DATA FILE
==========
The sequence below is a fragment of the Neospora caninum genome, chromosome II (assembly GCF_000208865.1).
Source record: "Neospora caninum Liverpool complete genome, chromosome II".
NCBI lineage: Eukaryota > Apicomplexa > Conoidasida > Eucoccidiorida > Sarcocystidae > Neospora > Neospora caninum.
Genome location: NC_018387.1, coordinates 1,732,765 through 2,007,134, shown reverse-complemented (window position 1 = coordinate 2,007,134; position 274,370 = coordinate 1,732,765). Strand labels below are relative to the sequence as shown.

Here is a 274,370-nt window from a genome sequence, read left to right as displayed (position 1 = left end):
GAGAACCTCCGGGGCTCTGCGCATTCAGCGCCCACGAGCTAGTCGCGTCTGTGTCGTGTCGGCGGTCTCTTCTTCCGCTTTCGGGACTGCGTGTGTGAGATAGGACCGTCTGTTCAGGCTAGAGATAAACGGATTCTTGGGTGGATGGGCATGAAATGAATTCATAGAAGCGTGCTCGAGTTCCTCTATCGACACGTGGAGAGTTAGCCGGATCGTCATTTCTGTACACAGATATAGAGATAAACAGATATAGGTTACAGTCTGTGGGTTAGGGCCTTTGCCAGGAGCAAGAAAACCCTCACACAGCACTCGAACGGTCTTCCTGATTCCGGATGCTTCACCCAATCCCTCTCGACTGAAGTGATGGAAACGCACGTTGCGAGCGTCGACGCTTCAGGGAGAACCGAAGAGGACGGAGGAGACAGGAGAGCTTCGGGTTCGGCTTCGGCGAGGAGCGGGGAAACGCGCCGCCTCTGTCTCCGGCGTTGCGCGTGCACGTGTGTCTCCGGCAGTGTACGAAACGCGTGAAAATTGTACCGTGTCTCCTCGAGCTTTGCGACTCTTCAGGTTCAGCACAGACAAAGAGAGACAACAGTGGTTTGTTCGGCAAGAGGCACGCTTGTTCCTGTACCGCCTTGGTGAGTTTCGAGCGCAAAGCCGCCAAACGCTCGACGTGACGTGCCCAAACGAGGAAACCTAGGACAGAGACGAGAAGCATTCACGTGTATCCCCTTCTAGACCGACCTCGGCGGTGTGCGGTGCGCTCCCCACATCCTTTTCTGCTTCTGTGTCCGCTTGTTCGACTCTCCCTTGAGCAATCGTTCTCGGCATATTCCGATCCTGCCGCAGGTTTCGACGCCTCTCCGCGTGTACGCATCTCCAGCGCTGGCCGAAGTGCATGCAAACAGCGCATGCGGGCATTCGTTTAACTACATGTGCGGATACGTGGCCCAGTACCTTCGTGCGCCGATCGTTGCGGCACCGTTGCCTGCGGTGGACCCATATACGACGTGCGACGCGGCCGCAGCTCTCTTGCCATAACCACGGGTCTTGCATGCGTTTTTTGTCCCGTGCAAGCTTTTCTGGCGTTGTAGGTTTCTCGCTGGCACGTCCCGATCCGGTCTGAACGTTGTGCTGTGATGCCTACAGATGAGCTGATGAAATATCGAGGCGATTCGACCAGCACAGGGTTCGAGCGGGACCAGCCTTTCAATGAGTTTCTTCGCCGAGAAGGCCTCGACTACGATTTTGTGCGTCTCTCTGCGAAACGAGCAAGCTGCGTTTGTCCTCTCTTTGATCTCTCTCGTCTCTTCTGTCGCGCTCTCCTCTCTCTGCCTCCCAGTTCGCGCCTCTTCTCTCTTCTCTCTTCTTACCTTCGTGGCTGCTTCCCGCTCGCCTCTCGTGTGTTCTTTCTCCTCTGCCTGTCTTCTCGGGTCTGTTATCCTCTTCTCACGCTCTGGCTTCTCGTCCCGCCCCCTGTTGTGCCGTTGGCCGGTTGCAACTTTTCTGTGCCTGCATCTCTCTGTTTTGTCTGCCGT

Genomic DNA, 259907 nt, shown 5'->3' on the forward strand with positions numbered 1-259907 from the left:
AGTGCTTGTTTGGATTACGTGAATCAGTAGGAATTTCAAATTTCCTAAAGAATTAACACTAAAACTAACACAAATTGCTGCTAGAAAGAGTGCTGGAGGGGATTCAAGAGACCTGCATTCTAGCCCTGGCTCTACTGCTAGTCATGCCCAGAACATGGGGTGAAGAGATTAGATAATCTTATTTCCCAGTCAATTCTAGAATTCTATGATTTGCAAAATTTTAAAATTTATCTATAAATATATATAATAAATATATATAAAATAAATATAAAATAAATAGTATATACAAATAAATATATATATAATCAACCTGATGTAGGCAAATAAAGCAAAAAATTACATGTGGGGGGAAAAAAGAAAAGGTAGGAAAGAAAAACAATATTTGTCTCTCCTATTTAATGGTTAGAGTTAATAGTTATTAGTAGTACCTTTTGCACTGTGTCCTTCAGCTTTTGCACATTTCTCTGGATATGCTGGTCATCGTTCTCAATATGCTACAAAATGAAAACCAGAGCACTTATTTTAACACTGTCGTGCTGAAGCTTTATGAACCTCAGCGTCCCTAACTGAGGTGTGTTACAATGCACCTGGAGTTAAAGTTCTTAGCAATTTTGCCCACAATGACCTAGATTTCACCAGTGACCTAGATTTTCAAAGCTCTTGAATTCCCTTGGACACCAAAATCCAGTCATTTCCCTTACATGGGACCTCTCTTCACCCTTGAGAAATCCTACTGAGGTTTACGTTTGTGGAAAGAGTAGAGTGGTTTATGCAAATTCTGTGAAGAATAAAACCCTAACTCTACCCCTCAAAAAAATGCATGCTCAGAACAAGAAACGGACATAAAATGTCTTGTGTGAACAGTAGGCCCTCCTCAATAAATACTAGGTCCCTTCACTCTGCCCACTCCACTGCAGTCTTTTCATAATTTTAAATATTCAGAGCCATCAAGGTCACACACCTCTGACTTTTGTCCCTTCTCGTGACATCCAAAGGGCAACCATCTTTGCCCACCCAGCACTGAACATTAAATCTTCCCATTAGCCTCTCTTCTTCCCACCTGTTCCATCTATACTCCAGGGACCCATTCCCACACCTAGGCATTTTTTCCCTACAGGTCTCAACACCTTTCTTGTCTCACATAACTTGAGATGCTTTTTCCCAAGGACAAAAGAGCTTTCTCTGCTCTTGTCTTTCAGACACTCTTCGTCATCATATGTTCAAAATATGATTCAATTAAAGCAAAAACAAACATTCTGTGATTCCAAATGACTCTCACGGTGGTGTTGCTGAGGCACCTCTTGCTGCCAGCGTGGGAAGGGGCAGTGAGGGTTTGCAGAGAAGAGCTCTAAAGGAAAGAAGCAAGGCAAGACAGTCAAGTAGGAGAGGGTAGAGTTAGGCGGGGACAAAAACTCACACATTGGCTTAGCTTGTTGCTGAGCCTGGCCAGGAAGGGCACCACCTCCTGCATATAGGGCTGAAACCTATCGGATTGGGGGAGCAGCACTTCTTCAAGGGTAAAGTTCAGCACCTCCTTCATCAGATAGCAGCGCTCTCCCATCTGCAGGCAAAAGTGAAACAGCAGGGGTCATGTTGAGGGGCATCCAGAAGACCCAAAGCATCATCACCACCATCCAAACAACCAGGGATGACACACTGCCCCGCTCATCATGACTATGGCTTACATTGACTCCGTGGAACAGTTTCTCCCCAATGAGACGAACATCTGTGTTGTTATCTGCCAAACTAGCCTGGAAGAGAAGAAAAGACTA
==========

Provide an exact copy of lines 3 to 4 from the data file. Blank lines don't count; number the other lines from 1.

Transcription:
NCBI lineage: Eukaryota > Apicomplexa > Conoidasida > Eucoccidiorida > Sarcocystidae > Neospora > Neospora caninum.
Genome location: NC_018387.1, coordinates 1,732,765 through 2,007,134, shown reverse-complemented (window position 1 = coordinate 2,007,134; position 274,370 = coordinate 1,732,765). Strand labels below are relative to the sequence as shown.